8. The Eel. Is this mysterious Japanese masterpiece a lurid film noir, a droll comedy, a romantic melodrama, a savage farce? Yes, and more. Indeed, this tale of a wife-killer's redemption after eight years in stir might even be a sort of metaphoric autobiography, as about that much time has passed since director Shohei Imamura made his previous movie Black Rain (not to be confused with Ridley Scott's soggy thriller of the same name). Suffice it to say that Imamura is back: His equally beguiling Dr. Akagi is due in '99, and The Eel is playing one more week at the Parkway.
9. Buffalo '66. If Martin Scorsese, John Cassavetes, and Abel Ferrara took turns directing scenes of a film written by and starring Jerry Lewis, it might resemble this wonderfully perverse story of a beautiful loser who behaves like a jerk until, suddenly, he finds salvation. Writer-director-star Vincent Gallo borrows from the best while adding his own bestial screen presence to charm Christina Ricci's beauty--and, in turn, us.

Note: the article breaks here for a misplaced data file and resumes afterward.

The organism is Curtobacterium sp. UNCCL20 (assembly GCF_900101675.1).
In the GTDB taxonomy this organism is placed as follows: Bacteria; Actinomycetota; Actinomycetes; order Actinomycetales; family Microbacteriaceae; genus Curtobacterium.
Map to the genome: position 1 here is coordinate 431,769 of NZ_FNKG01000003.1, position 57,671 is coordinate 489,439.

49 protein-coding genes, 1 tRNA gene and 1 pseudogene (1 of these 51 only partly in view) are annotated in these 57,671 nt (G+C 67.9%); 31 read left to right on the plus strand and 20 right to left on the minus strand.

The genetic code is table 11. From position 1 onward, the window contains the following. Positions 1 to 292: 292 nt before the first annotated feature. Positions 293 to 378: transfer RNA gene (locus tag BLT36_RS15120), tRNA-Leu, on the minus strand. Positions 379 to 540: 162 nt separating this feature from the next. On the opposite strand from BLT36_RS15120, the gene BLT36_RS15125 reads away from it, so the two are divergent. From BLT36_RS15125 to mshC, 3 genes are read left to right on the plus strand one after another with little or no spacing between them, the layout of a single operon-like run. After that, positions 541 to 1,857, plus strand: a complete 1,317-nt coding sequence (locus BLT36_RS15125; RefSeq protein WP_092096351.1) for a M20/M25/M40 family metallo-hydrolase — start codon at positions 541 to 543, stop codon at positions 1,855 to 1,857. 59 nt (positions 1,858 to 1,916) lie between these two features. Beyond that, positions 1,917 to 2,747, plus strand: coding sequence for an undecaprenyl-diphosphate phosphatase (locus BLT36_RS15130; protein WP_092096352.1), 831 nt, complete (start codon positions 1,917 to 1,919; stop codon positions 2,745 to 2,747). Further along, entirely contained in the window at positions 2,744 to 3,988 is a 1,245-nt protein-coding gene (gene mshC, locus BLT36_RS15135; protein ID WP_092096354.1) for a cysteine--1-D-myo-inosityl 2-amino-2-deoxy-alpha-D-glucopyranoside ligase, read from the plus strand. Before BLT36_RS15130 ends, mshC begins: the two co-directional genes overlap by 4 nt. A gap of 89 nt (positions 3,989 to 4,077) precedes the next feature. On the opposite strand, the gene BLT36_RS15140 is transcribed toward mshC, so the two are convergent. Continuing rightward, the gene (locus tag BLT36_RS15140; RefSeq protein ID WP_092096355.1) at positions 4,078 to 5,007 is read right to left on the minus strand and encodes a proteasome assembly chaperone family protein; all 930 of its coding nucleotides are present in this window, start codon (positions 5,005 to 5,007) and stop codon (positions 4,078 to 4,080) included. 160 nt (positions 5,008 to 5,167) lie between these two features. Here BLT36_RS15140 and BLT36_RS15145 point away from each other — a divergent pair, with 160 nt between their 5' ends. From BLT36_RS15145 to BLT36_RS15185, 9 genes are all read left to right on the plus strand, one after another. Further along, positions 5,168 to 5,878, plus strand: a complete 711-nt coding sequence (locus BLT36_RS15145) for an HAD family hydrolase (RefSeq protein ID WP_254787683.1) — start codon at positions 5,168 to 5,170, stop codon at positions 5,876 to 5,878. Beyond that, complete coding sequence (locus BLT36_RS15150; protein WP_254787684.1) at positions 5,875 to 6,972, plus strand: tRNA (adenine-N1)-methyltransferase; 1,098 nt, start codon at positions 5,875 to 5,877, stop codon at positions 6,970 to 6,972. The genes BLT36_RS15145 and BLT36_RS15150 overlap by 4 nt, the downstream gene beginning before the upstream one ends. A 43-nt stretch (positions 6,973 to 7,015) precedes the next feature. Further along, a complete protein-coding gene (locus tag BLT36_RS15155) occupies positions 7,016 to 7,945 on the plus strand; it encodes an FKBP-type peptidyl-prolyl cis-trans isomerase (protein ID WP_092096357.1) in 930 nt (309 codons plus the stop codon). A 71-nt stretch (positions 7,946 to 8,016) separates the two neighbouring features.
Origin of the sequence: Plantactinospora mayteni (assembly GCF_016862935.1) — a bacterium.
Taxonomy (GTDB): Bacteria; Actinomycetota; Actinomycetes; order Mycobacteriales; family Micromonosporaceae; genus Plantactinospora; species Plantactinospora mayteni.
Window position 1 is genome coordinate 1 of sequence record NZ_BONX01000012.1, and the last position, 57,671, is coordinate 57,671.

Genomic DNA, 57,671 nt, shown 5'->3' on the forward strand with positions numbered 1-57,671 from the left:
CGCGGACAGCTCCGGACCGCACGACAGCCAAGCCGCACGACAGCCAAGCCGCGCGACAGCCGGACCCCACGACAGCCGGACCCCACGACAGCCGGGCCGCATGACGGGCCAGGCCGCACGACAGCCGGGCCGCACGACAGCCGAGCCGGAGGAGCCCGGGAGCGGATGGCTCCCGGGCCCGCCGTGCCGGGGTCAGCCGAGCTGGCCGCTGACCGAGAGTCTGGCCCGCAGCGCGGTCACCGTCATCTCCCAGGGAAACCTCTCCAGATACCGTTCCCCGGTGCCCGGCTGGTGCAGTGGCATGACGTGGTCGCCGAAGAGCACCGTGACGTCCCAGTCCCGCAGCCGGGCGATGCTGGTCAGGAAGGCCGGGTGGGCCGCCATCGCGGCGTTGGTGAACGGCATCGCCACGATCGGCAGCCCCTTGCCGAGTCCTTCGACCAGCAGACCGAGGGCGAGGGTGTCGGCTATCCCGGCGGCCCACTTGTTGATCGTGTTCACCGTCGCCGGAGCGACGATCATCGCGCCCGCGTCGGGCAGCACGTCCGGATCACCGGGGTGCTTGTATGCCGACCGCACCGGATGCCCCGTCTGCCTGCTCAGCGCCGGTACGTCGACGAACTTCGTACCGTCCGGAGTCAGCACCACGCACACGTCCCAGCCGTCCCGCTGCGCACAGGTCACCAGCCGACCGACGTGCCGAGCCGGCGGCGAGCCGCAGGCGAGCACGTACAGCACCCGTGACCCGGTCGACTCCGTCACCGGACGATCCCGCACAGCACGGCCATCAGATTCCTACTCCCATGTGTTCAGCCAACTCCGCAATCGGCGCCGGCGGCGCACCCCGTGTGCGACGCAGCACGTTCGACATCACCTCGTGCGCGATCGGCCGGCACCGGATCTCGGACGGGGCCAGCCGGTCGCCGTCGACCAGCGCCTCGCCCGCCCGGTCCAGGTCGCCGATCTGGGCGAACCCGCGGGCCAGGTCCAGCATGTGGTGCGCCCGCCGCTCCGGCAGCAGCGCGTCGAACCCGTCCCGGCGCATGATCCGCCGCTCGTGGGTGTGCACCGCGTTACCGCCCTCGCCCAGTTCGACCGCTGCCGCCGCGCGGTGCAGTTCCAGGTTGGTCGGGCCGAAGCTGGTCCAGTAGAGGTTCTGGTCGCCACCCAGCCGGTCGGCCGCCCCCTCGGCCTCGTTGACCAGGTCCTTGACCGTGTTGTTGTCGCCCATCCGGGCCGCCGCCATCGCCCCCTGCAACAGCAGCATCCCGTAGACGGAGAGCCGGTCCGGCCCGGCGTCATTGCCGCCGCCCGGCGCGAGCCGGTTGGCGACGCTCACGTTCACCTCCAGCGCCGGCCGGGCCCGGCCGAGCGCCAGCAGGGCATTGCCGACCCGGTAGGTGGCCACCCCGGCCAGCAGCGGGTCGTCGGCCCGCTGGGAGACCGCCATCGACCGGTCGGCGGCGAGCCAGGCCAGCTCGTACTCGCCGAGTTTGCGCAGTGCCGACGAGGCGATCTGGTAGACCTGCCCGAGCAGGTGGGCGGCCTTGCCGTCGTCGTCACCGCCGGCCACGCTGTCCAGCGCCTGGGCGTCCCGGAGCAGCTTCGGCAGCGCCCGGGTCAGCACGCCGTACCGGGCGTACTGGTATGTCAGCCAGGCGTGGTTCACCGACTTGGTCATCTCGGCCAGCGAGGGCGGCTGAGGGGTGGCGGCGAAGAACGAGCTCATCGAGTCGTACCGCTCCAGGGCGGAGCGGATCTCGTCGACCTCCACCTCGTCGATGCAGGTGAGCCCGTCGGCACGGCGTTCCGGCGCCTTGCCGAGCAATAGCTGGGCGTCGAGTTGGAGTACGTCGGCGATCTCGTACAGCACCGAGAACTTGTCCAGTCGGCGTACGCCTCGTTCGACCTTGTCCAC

10 (tie). Beloved/The Big Lebowski/Fear
and Loathing in Las Vegas/Out of Sight/Rushmore/Snake Eyes/There's Something About Mary/Without Limits. Forgive the eight-way tie: I just couldn't bear to leave any of these jewels out of my Top 10. All of them are classic, consummate entertainments (excepting Beloved, which is as tough as its material demands); all represent the well-honed work of veterans (excepting Wes Anderson's Rushmore and the Farrelly Brothers' Mary, which offer freshly bent perspectives on the old love-triangle setup); and all are criminally underrated (excepting the much-loved Rushmore, due here in February). Oh, yeah--and they're all studio films. Hooray for Hollywood!
The Rest of the Top 40(in order of preference). Public Housing; Driver 23; Mother and Son; Licensed to Kill; Two Girls and a Guy; The Celebration; The Farm: Angola, USA; The Silver Screen: Color Me Lavender; Clockwatchers; The Saltmen of Tibet; The Disenchanted; Melvin van Peebles: Classified X; Unmade Beds; Little Dieter Needs to Fly; The Last Broadcast; The Mighty; A Simple Plan; The Hanging Garden; The Decline of Western Civilization, Part III; The Cruise; Primary Colors; Central Station; Live Flesh